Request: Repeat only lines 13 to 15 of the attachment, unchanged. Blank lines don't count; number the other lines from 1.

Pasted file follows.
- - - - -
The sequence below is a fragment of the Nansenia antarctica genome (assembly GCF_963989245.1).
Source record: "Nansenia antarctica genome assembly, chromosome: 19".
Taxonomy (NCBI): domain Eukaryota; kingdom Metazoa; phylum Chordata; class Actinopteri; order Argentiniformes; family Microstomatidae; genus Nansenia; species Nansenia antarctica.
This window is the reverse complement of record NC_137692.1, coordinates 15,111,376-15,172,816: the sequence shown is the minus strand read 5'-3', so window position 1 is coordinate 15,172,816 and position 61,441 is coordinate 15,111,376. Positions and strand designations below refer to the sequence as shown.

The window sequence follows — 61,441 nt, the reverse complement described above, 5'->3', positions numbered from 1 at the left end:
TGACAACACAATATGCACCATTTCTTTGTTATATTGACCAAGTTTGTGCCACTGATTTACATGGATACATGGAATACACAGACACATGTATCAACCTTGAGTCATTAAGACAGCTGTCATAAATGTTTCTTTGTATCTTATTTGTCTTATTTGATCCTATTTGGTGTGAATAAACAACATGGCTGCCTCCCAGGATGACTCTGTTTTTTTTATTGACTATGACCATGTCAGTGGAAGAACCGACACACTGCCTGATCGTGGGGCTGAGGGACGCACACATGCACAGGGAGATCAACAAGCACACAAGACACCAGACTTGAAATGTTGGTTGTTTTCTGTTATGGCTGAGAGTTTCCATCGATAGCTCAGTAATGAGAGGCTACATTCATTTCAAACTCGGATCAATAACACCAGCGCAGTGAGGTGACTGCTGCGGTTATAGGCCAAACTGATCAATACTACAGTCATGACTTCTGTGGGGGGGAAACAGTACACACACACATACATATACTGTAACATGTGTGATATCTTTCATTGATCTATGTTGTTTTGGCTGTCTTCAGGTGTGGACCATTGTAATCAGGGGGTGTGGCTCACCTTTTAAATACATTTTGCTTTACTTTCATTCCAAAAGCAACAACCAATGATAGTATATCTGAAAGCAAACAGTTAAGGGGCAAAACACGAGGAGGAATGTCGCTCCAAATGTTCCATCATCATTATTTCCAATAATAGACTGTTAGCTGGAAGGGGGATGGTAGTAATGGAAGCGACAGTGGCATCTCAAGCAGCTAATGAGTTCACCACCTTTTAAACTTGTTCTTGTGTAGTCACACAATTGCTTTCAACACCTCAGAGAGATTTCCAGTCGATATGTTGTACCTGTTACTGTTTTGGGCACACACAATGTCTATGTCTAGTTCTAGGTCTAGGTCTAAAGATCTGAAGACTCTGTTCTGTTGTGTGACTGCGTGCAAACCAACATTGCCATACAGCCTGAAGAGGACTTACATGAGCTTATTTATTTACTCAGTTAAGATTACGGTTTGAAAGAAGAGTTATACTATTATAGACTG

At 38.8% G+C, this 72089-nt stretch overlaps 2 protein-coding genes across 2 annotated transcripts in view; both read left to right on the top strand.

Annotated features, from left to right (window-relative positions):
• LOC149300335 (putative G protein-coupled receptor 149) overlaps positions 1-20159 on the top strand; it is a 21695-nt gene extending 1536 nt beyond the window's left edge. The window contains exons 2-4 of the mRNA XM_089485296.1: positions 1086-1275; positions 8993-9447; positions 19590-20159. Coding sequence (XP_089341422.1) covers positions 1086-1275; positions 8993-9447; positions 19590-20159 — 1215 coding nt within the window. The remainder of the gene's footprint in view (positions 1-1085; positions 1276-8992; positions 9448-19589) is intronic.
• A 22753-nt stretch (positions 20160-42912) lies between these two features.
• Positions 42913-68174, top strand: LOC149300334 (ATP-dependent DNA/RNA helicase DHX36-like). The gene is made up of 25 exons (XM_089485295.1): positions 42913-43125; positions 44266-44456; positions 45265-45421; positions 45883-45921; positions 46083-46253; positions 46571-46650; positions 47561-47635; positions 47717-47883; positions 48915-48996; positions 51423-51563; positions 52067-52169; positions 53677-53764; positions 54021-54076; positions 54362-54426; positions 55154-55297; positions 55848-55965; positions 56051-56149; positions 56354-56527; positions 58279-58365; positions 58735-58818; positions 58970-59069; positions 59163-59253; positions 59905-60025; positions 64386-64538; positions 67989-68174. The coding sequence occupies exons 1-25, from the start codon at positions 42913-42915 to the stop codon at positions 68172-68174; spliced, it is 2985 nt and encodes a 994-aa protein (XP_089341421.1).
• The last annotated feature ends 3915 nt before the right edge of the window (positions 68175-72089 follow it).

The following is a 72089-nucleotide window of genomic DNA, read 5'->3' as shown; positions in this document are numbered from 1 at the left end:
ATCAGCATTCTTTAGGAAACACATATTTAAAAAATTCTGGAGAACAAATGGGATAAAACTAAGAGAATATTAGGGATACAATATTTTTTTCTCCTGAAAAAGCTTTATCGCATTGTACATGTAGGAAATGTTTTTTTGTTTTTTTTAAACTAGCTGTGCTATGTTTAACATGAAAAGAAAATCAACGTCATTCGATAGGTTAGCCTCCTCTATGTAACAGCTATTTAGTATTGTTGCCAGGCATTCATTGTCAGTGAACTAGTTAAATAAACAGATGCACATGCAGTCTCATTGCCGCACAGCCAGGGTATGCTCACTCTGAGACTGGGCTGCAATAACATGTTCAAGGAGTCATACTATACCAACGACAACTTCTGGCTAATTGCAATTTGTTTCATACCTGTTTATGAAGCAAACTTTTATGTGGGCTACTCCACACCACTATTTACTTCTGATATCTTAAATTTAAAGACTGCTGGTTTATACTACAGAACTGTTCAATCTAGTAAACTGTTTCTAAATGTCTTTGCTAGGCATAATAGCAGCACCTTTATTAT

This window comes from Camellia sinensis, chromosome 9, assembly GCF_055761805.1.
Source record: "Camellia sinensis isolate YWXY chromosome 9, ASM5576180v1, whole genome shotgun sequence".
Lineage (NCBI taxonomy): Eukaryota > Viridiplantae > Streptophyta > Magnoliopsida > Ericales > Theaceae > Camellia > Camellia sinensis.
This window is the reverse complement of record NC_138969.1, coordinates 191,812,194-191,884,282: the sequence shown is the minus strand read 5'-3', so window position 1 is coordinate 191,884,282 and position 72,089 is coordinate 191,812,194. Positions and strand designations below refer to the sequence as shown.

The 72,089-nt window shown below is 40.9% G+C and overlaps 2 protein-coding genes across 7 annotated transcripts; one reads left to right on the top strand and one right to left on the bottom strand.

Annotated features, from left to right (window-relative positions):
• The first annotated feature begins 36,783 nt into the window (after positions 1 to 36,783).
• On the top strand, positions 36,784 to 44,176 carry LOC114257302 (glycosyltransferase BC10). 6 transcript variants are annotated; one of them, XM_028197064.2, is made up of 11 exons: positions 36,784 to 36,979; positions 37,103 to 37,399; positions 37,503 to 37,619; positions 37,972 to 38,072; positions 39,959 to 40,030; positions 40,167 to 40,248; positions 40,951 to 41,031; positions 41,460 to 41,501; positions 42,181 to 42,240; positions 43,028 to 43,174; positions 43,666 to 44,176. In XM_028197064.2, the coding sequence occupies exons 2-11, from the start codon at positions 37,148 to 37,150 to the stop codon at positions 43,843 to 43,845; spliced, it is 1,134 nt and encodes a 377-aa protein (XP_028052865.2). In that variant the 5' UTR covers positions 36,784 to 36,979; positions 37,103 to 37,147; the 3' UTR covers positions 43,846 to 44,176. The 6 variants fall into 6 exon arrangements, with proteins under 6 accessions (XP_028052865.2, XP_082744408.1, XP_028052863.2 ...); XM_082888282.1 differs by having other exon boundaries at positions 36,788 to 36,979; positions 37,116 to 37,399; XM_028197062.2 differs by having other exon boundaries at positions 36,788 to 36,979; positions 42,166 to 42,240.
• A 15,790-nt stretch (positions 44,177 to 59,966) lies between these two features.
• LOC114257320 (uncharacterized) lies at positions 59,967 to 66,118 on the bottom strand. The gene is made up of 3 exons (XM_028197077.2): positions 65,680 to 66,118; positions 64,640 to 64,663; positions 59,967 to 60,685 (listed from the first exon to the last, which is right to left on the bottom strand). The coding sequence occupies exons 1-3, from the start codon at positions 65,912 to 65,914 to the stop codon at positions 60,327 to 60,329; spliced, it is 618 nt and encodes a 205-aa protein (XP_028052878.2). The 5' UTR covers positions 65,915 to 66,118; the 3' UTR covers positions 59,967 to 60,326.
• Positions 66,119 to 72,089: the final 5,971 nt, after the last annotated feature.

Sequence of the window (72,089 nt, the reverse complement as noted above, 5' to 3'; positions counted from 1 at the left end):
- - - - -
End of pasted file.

The following is a 72089-nucleotide window of genomic DNA, read 5'->3' as shown; positions in this document are numbered from 1 at the left end:
ATCAGCATTCTTTAGGAAACACATATTTAAAAAATTCTGGAGAACAAATGGGATAAAACTAAGAGAATATTAGGGATACAATATTTTTTTCTCCTGAAAAAGCTTTATCGCATTGTACATGTAGGAAATGTTTTTTTGTTTTTTTTAAACTAGCTGTGCTATGTTTAACATGAAAAGAAAATCAACGTCATTCGATAGGTTAGCCTCCTCTATGTAACAGCTATTTAGTATTGTTGCCAGGCATTCATTGTCAGTGAACTAGTTAAATAAACAGATGCACATGCAGTCTCATTGCCGCACAGCCAGGGTATGCTCACTCTGAGACTGGGCTGCAATAACATGTTCAAGGAGTCATACTATACCAACGACAACTTCTGGCTAATTGCAATTTGTTTCATACCTGTTTATGAAGCAAACTTTTATGTGGGCTACTCCACACCACTATTTACTTCTGATATCTTAAATTTAAAGACTGCTGGTTTATACTACAGAACTGTTCAATCTAGTAAACTGTTTCTAAATGTCTTTGCTAGGCATAATAGCAGCACCTTTATTAT

This window comes from Camellia sinensis, chromosome 9, assembly GCF_055761805.1.